Can the nation's big banks get any more incompetent in how they handle individual foreclosures?
A popular mistake seems to be foreclosing on the wrong home and then only offering a grudging apology later - of course not until after having thrown some innocent homeowner's possessions onto the sidewalk and locking everything up tighter than Fort Knox.
It's a hard act to top, but Bank of America appears to have succeeded in the case of a 70-year-old woman in Florida.
Underwater on her $133,000 New Port Richey home and nursing a bedridden husband, Sharon Bullington found herself in a financial jam as medical bills began to pile up.
But she thought she had staved off foreclosure after working out a loan modification deal with BofA, the St. Petersburg Times reports.
That was until she paid her mortgage a week early. That's right, Mrs. Bullington made her January payment on Dec. 23, the Times reports.
And that turns out to have been a big mistake.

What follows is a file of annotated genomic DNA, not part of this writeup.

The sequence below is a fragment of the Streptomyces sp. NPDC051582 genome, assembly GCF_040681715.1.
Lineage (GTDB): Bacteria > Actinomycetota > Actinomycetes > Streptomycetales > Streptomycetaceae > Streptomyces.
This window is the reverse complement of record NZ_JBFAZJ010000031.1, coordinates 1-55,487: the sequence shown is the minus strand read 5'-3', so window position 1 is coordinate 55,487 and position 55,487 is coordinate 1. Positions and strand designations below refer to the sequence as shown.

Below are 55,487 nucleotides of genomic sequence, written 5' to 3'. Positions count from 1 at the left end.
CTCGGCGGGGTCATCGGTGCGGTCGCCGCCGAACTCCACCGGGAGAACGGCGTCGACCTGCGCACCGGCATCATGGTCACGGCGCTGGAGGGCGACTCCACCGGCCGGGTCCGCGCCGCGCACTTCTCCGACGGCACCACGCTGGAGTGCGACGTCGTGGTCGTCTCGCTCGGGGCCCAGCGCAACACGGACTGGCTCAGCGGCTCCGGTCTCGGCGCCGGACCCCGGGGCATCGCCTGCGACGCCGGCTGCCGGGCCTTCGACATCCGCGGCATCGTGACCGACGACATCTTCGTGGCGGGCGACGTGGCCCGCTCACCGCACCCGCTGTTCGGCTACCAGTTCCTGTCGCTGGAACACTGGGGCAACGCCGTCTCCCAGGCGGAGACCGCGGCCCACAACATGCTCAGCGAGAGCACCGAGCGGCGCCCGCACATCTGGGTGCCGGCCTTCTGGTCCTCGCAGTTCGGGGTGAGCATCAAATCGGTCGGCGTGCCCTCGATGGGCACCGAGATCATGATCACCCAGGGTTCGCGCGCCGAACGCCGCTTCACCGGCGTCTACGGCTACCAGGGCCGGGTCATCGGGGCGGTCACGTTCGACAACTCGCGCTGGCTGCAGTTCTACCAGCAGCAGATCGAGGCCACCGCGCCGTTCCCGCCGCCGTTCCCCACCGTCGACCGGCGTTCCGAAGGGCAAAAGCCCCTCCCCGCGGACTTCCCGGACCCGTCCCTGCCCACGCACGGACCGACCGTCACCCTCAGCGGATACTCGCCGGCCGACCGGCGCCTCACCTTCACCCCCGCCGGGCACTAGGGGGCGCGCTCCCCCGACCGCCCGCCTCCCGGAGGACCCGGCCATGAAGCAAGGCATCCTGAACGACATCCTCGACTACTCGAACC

By February, the bank was no longer accepting her mortgage payments and had begun foreclosure proceedings.
An appeal to the bank's chief executive elicited this particularly boneheaded reply, according to the account in the Florida paper.
In fact, why don't I just quote directly from the story.
One of Moynihan's aides, Ana Olivera, told Bullington the foreclosure could not be stopped. She wrote in a two-page letter that the payment due on Jan. 1, 2011, had been made in December.
"In accordance with the Trial Payment Letter dated December 15, 2010, it indicates that if you are not able to make each payment in the month in which it is due, you will not be eligible for a modification under the Home Affordable Modification Program," the letter said.
Olivera told Bullington she could avoid a foreclosure by selling the home in a short sale or by signing it over to the bank. The letter said the bank values Bullington's business and strives to provide exceptional customer service.
"I understand that you may be disappointed with our final resolution and appreciate the opportunity to clarify this matter," Olivera wrote. "While this may not be the response you were hoping for, I trust I have addressed your concerns."
Reading on, the bank, after being contacted by a reporter for the St. Petersburg Times, told the paper that it is now going to "re-review" the case.
Now that's customer service!
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